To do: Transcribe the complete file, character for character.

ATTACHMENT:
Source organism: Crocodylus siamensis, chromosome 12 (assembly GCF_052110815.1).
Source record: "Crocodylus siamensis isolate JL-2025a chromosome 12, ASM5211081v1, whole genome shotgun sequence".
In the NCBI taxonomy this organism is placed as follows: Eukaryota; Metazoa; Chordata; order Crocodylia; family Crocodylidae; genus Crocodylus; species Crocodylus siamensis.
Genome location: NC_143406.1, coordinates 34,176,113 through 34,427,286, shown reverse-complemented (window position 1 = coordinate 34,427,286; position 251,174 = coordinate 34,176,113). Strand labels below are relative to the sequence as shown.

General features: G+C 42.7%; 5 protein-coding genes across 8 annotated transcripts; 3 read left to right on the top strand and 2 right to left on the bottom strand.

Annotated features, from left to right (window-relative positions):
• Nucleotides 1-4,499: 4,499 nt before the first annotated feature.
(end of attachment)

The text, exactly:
Source organism: Crocodylus siamensis, chromosome 12 (assembly GCF_052110815.1).
Source record: "Crocodylus siamensis isolate JL-2025a chromosome 12, ASM5211081v1, whole genome shotgun sequence".
In the NCBI taxonomy this organism is placed as follows: Eukaryota; Metazoa; Chordata; order Crocodylia; family Crocodylidae; genus Crocodylus; species Crocodylus siamensis.
Genome location: NC_143406.1, coordinates 34,176,113 through 34,427,286, shown reverse-complemented (window position 1 = coordinate 34,427,286; position 251,174 = coordinate 34,176,113). Strand labels below are relative to the sequence as shown.

General features: G+C 42.7%; 5 protein-coding genes across 8 annotated transcripts; 3 read left to right on the top strand and 2 right to left on the bottom strand.

Annotated features, from left to right (window-relative positions):
• Nucleotides 1-4,499: 4,499 nt before the first annotated feature.